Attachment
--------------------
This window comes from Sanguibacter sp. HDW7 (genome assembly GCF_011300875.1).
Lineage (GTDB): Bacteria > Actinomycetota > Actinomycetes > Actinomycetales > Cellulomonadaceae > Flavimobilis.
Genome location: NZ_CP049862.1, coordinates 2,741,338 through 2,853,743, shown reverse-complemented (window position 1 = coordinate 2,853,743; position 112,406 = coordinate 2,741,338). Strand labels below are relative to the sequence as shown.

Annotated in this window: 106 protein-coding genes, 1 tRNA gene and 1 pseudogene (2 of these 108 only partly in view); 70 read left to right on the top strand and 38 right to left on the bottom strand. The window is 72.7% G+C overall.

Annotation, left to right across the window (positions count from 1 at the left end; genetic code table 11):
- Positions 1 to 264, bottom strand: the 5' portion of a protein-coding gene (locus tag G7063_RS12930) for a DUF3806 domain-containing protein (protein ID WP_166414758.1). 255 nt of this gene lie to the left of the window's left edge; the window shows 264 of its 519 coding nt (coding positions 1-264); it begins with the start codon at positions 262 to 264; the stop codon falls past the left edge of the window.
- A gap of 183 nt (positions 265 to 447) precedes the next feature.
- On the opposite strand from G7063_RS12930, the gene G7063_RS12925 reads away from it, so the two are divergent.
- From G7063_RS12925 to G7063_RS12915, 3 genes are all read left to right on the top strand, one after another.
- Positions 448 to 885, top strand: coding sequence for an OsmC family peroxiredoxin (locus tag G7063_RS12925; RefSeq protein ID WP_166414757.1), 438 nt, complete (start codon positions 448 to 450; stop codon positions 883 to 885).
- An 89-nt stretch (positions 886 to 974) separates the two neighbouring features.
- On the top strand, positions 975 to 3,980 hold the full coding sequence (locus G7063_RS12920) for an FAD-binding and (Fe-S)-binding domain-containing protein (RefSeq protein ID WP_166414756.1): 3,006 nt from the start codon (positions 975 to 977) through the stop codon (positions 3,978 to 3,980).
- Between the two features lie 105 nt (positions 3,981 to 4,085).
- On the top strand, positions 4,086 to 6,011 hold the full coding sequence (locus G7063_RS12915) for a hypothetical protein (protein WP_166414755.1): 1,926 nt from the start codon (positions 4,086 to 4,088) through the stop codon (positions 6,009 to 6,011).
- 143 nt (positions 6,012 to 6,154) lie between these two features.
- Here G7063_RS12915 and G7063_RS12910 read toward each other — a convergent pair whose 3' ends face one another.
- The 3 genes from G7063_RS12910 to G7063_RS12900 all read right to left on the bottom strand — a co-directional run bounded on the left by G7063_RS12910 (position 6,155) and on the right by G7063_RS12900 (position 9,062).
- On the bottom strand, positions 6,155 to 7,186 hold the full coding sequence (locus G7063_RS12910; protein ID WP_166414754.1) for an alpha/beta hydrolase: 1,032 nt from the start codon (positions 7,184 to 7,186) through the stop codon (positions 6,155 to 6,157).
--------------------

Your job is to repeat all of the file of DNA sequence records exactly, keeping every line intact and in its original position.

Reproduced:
This window comes from Sanguibacter sp. HDW7 (genome assembly GCF_011300875.1).
Lineage (GTDB): Bacteria > Actinomycetota > Actinomycetes > Actinomycetales > Cellulomonadaceae > Flavimobilis.
Genome location: NZ_CP049862.1, coordinates 2,741,338 through 2,853,743, shown reverse-complemented (window position 1 = coordinate 2,853,743; position 112,406 = coordinate 2,741,338). Strand labels below are relative to the sequence as shown.

Annotated in this window: 106 protein-coding genes, 1 tRNA gene and 1 pseudogene (2 of these 108 only partly in view); 70 read left to right on the top strand and 38 right to left on the bottom strand. The window is 72.7% G+C overall.

Annotation, left to right across the window (positions count from 1 at the left end; genetic code table 11):
- Positions 1 to 264, bottom strand: the 5' portion of a protein-coding gene (locus tag G7063_RS12930) for a DUF3806 domain-containing protein (protein ID WP_166414758.1). 255 nt of this gene lie to the left of the window's left edge; the window shows 264 of its 519 coding nt (coding positions 1-264); it begins with the start codon at positions 262 to 264; the stop codon falls past the left edge of the window.
- A gap of 183 nt (positions 265 to 447) precedes the next feature.
- On the opposite strand from G7063_RS12930, the gene G7063_RS12925 reads away from it, so the two are divergent.
- From G7063_RS12925 to G7063_RS12915, 3 genes are all read left to right on the top strand, one after another.
- Positions 448 to 885, top strand: coding sequence for an OsmC family peroxiredoxin (locus tag G7063_RS12925; RefSeq protein ID WP_166414757.1), 438 nt, complete (start codon positions 448 to 450; stop codon positions 883 to 885).
- An 89-nt stretch (positions 886 to 974) separates the two neighbouring features.
- On the top strand, positions 975 to 3,980 hold the full coding sequence (locus G7063_RS12920) for an FAD-binding and (Fe-S)-binding domain-containing protein (RefSeq protein ID WP_166414756.1): 3,006 nt from the start codon (positions 975 to 977) through the stop codon (positions 3,978 to 3,980).
- Between the two features lie 105 nt (positions 3,981 to 4,085).
- On the top strand, positions 4,086 to 6,011 hold the full coding sequence (locus G7063_RS12915) for a hypothetical protein (protein WP_166414755.1): 1,926 nt from the start codon (positions 4,086 to 4,088) through the stop codon (positions 6,009 to 6,011).
- 143 nt (positions 6,012 to 6,154) lie between these two features.
- Here G7063_RS12915 and G7063_RS12910 read toward each other — a convergent pair whose 3' ends face one another.
- The 3 genes from G7063_RS12910 to G7063_RS12900 all read right to left on the bottom strand — a co-directional run bounded on the left by G7063_RS12910 (position 6,155) and on the right by G7063_RS12900 (position 9,062).
- On the bottom strand, positions 6,155 to 7,186 hold the full coding sequence (locus G7063_RS12910; protein ID WP_166414754.1) for an alpha/beta hydrolase: 1,032 nt from the start codon (positions 7,184 to 7,186) through the stop codon (positions 6,155 to 6,157).